In a significant holding for plaintiffs arguing scienter in shareholder lawsuits, the Tenth U.S. Circuit Court of Appeals said a lower court had erred when it found that Pluralsight, Inc. Defendants’ use of a predetermined trading plan automatically removed their motive to manipulate the company’s stock price. In its August 23, 2022 opinion reversing the District Court’s dismissal of the shareholder lawsuit1 , the Tenth Circuit held, among other things, that the existence of a 10b5-1 trading plan does “not per se rebut an inference of scienter where … a defendant was allegedly motivated to misrepresent or withhold material information to affect a stock price.”
Pluralsight is a startup software company that offers a cloud-based technology skills platform and sells subscriptions to its products and services. At the start of the class period in January 2019, the complaint alleged that Defendants misrepresented the size of the company’s salesforce—the primary driver of Pluralsight’s quarter-over-quarter billings growth, which was the key business metric by which Pluralsight attracted investors. In addition, the complaint alleged that the company and its CEO and CFO knew that Pluralsight misrepresented the size of the salesforce and intentionally withheld this pertinent information from investors. The Lead Plaintiffs appealed to the Tenth Circuit after the U.S. District Court for the District of Utah dismissed the amended complaint on August 2, 2021.
The Tenth Circuit reversed the dismissal in part, holding that the two Lead Plaintiffs—the Indiana Public Retirement System and the Public School Teachers’ Pension and Retirement Fund of Chicago—had plausibly alleged that Defendants made a false and misleading statement at the start of the class period. At that time, Pluralsight CFO James Budge had stated that the company had “about 250” quota-bearing sales representatives; however, it was later revealed that Pluralsight actually only had only “about 200” quota-bearing sales representatives at the time. The Tenth Circuit stated that this “strongly suggests Pluralsight could not have had ‘about 250′ quota-bearing sales representatives on January 16, 2019” and found that the information was “objectively verifiable.” The misstatement marked the beginning of the class period and was a key misrepresentation, the falsity of which was revealed in the third quarter of 2019, when the Company reported a dramatically decreased billings rate of growth, shocking analysts and investors alike. The stock price dropped nearly 40 percent.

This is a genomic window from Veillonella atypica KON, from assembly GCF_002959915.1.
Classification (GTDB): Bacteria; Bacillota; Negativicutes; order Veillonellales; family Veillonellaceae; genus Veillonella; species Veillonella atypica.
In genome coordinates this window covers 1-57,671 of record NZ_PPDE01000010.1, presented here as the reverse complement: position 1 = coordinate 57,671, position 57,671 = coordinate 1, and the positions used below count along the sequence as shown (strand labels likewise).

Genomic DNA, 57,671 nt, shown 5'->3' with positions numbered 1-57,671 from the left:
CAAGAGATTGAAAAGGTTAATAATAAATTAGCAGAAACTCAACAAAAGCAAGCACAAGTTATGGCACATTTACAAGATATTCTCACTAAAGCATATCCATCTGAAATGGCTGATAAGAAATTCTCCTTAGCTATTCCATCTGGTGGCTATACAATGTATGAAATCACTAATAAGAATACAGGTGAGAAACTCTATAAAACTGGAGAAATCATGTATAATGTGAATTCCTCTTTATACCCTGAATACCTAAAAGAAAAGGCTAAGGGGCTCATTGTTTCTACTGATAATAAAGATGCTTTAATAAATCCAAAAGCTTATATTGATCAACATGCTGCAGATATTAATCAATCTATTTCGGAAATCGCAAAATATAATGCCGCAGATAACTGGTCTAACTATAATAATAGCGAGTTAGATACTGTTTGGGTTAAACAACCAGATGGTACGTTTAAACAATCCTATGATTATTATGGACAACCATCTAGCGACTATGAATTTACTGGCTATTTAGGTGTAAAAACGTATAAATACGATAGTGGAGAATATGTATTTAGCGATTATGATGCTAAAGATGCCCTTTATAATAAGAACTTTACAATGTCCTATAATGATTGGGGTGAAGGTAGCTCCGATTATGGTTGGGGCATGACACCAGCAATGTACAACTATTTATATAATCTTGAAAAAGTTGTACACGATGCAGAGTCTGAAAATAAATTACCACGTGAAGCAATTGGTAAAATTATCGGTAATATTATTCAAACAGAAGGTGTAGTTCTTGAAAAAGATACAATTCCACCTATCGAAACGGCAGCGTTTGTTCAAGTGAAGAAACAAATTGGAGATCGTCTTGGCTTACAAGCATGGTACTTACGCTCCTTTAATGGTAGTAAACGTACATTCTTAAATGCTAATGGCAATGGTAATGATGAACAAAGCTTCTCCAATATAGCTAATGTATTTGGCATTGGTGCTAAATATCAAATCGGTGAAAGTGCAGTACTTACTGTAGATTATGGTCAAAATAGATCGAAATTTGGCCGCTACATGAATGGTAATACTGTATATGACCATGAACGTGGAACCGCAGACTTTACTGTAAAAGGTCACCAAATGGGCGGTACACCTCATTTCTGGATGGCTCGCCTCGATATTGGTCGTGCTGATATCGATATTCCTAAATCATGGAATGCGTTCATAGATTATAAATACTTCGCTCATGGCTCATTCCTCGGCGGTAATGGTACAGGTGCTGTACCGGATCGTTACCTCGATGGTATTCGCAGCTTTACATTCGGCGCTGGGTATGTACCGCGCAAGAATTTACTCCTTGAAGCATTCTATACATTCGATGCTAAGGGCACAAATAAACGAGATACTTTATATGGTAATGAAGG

In ruling for Lead Plaintiffs on the scienter element of a 10b-5 securities fraud claim, the Tenth Circuit found that Lead Plaintiffs had pled a compelling inference that Defendants knew overstating Pluralsight’s number of quotabearing sales representatives was likely to mislead investors. The Tenth Circuit performed a holistic review in reaching this conclusion, looking to multiple allegations. To begin with, the panel cited Defendants’ statements to analysts and investors on July 31, 2019 and in January 2020, which supported the inference that the CFO knew of the capacity gap but failed to admit it. The appellate court’s finding was bolstered by the fact that the CFO had repeatedly emphasized to analysts and investors that Pluralsight carefully monitored the data surrounding Pluralsight’s billing growth and that the size of the sales force was at the core of Defendants business model.
Moreover, the Tenth Circuit held that the CEO’s and CFO’s suspicious trading within the Class Period, both inside and outside of their 10b-5-1 trading plans, supported scienter. Importantly, the Tenth Circuit agreed with Lead Plaintiffs’ argument, supported by an Amici Curiae brief by former SEC Commissioners Robert J. Jackson and Luis A. Aguilar, former SEC Chief Accountant Lynn Turner and Columbia Law Professor Joshua Mitts, along with other prominent academics, that the “text and history of Rule 10b5-1 shows that such plans can be manipulated easily for personal financial gain and thus cannot rebut the inference that personal financial gain was a motive for Defendants’ material misrepresentations.” The Court noted that these plans do not prevent officers from “making false statements to artificially inflate the stock price to trigger those automatic trades—and that is what plaintiffs allege occurred here.” The Court then found that Lead Plaintiffs’ allegations raised a strong inference of scienter because the CEO and CFO allegedly profited from their stock sales, sold a significant portion of their holdings, and the volumes of sales were higher than outside the class period.
The Tenth Circuit also revived Plaintiffs’ claims under Section 20A of the Exchange Act, which provides a private right of action to contemporaneous purchasers against corporate insiders who purchase or sell a security while in possession of material inside information.
This case is an important holding for investors. It demonstrates that affirmatively misrepresenting facts or data that a company and it officers continuously report on and that form a “key metric” in attracting investor interest, presents a danger of misleading investors and will support a finding of scienter. Significantly, the Tenth Circuit’s holding also shows that 10b5-1 trading plans are not an automatic shield to fraud claims, or a “get out of jail free card.” Courts recognize that, regardless of when the plan is created, Defendants with a 10b5-1 plan could be motivated to make material misrepresentations affecting the stock price to their benefit before a scheduled sale or to trigger a sale at a particular price.
1. Indiana Public Retirement System, et. al. v. Pluralsight, Inc., 45 F.4th 1236 (10th Cir. 2022).